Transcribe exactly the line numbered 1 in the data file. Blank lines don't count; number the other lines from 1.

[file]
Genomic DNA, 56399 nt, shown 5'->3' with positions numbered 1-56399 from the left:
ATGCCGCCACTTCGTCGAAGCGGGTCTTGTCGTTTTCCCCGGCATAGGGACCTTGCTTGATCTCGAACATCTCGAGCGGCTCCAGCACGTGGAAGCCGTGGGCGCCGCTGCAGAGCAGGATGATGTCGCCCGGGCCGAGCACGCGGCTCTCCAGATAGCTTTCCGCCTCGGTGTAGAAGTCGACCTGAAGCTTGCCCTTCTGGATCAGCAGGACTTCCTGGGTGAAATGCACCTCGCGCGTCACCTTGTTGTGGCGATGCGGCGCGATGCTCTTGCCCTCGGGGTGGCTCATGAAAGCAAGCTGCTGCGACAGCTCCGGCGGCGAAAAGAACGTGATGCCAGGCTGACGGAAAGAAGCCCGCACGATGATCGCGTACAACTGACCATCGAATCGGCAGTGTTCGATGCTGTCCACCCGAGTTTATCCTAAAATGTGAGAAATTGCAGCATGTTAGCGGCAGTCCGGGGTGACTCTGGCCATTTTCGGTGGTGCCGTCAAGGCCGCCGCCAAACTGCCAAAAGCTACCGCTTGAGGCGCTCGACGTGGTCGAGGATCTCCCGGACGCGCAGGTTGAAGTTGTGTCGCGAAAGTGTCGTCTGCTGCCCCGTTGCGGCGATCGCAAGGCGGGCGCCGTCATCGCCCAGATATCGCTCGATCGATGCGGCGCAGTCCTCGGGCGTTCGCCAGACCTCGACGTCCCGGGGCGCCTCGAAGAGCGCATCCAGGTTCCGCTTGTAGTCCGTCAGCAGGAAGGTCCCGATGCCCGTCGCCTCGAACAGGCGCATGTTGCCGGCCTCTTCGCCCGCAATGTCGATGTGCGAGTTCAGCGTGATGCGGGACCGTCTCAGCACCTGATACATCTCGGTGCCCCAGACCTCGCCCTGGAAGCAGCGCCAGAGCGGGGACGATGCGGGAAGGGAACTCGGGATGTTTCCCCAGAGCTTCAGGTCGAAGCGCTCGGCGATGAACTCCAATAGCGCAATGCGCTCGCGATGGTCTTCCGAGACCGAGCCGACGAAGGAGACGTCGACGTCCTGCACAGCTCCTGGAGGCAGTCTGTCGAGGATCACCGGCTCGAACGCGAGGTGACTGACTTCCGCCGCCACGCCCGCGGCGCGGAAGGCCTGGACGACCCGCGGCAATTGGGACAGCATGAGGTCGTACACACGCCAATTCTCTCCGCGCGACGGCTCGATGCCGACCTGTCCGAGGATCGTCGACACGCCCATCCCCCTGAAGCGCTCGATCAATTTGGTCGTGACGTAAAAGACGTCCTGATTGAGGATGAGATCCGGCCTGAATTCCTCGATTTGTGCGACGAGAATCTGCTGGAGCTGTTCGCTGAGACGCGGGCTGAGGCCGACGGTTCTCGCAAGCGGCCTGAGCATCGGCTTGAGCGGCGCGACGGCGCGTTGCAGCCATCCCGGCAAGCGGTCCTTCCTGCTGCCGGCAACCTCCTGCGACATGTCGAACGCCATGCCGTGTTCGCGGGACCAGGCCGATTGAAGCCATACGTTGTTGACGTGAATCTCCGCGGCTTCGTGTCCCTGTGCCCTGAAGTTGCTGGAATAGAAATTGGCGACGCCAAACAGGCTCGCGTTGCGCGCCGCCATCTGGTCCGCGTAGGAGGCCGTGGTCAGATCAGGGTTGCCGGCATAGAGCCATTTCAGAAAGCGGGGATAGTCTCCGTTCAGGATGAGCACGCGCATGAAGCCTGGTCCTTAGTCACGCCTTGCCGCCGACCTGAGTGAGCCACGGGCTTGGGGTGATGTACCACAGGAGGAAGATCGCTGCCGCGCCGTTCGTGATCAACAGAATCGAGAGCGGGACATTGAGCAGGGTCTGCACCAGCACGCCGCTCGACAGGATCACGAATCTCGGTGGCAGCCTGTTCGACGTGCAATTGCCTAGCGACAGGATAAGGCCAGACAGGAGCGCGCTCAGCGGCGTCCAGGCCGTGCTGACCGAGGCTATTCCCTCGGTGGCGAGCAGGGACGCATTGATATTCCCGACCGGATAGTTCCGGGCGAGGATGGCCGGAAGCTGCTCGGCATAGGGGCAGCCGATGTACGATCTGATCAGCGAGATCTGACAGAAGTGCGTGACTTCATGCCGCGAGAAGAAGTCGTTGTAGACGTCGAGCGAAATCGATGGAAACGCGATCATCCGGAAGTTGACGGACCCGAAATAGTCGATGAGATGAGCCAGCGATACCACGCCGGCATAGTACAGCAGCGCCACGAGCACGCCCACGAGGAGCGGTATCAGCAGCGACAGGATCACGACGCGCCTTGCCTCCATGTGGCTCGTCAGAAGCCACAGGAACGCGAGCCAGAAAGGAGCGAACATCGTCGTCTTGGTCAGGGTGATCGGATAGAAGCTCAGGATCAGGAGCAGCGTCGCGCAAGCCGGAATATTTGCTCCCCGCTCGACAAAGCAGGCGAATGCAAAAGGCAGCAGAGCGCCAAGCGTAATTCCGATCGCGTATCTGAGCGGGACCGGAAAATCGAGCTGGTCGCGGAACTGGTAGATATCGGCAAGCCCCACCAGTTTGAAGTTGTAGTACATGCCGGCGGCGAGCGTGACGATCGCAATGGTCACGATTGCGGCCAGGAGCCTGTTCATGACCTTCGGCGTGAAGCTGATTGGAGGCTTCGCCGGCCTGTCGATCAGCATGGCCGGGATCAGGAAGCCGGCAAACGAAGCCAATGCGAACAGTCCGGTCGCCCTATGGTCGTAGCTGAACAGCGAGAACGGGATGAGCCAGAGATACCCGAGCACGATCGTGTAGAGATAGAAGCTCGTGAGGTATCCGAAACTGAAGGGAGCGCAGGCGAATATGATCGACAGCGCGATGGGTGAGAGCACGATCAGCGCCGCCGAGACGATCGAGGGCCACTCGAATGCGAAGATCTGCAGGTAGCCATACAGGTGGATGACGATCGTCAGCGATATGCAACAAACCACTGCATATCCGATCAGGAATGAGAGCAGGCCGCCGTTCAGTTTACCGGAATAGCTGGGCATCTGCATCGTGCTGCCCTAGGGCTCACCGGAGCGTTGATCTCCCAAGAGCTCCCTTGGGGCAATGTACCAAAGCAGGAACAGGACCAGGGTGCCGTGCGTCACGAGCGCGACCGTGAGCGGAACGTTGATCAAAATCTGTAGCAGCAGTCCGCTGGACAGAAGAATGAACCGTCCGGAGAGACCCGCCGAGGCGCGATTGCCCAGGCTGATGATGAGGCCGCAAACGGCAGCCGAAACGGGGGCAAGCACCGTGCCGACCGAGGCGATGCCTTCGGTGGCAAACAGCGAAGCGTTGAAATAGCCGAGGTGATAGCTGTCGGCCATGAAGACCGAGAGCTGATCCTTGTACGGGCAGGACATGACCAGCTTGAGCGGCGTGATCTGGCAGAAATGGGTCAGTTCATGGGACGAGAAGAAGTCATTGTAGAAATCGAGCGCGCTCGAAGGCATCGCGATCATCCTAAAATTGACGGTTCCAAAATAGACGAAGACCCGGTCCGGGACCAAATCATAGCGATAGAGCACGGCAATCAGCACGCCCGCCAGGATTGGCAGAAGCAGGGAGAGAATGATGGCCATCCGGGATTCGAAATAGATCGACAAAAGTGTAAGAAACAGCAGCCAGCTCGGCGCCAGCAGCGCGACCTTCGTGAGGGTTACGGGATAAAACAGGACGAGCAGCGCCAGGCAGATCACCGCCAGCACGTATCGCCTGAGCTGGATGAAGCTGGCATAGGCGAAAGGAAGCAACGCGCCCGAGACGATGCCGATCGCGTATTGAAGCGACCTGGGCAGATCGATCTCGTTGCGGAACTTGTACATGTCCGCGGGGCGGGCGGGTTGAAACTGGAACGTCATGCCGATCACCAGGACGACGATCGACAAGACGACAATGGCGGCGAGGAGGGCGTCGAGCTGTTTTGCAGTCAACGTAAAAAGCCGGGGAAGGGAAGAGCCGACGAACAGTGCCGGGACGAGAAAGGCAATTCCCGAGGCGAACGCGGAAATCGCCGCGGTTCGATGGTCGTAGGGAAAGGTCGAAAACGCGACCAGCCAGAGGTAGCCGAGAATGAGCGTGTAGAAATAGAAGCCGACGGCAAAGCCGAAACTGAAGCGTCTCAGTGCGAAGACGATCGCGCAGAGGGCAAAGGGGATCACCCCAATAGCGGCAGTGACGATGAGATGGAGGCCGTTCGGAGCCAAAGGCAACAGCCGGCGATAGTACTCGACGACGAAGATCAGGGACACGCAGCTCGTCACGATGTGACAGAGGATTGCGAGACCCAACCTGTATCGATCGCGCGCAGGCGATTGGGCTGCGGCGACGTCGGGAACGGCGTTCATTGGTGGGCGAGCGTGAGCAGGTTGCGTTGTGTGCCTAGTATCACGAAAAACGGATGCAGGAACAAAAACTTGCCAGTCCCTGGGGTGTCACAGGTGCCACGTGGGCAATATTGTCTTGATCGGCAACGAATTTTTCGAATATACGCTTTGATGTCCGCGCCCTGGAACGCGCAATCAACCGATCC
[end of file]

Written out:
Genomic DNA, 56399 nt, shown 5'->3' with positions numbered 1-56399 from the left: